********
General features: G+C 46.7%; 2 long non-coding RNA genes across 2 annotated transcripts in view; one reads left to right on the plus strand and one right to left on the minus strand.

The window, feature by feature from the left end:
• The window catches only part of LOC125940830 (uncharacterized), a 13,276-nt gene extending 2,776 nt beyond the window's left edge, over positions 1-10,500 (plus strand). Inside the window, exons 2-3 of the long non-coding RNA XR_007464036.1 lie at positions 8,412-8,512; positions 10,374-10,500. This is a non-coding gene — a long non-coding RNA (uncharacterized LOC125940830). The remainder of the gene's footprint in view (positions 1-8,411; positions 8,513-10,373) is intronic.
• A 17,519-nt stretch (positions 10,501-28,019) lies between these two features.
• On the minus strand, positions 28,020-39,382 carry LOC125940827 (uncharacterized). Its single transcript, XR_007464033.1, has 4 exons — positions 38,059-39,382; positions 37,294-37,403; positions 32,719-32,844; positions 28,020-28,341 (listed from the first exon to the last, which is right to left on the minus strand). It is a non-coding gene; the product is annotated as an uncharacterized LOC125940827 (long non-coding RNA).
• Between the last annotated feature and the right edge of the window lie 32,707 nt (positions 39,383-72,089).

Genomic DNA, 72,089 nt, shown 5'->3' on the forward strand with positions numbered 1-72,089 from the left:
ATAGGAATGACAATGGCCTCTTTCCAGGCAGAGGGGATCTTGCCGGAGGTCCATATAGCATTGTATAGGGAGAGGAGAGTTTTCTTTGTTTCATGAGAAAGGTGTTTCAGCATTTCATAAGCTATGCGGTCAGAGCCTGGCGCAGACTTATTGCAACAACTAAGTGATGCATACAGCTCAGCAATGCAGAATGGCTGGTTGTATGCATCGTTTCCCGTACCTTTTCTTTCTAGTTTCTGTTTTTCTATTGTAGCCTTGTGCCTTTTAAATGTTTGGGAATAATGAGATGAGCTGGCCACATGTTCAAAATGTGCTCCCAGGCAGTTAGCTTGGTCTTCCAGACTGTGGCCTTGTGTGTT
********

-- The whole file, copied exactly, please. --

General features: G+C 46.7%; 2 long non-coding RNA genes across 2 annotated transcripts in view; one reads left to right on the plus strand and one right to left on the minus strand.

The window, feature by feature from the left end:
• The window catches only part of LOC125940830 (uncharacterized), a 13,276-nt gene extending 2,776 nt beyond the window's left edge, over positions 1-10,500 (plus strand). Inside the window, exons 2-3 of the long non-coding RNA XR_007464036.1 lie at positions 8,412-8,512; positions 10,374-10,500. This is a non-coding gene — a long non-coding RNA (uncharacterized LOC125940830). The remainder of the gene's footprint in view (positions 1-8,411; positions 8,513-10,373) is intronic.
• A 17,519-nt stretch (positions 10,501-28,019) lies between these two features.
• On the minus strand, positions 28,020-39,382 carry LOC125940827 (uncharacterized). Its single transcript, XR_007464033.1, has 4 exons — positions 38,059-39,382; positions 37,294-37,403; positions 32,719-32,844; positions 28,020-28,341 (listed from the first exon to the last, which is right to left on the minus strand). It is a non-coding gene; the product is annotated as an uncharacterized LOC125940827 (long non-coding RNA).
• Between the last annotated feature and the right edge of the window lie 32,707 nt (positions 39,383-72,089).

Genomic DNA, 72,089 nt, shown 5'->3' on the forward strand with positions numbered 1-72,089 from the left:
ATAGGAATGACAATGGCCTCTTTCCAGGCAGAGGGGATCTTGCCGGAGGTCCATATAGCATTGTATAGGGAGAGGAGAGTTTTCTTTGTTTCATGAGAAAGGTGTTTCAGCATTTCATAAGCTATGCGGTCAGAGCCTGGCGCAGACTTATTGCAACAACTAAGTGATGCATACAGCTCAGCAATGCAGAATGGCTGGTTGTATGCATCGTTTCCCGTACCTTTTCTTTCTAGTTTCTGTTTTTCTATTGTAGCCTTGTGCCTTTTAAATGTTTGGGAATAATGAGATGAGCTGGCCACATGTTCAAAATGTGCTCCCAGGCAGTTAGCTTGGTCTTCCAGACTGTGGCCTTGTGTGTT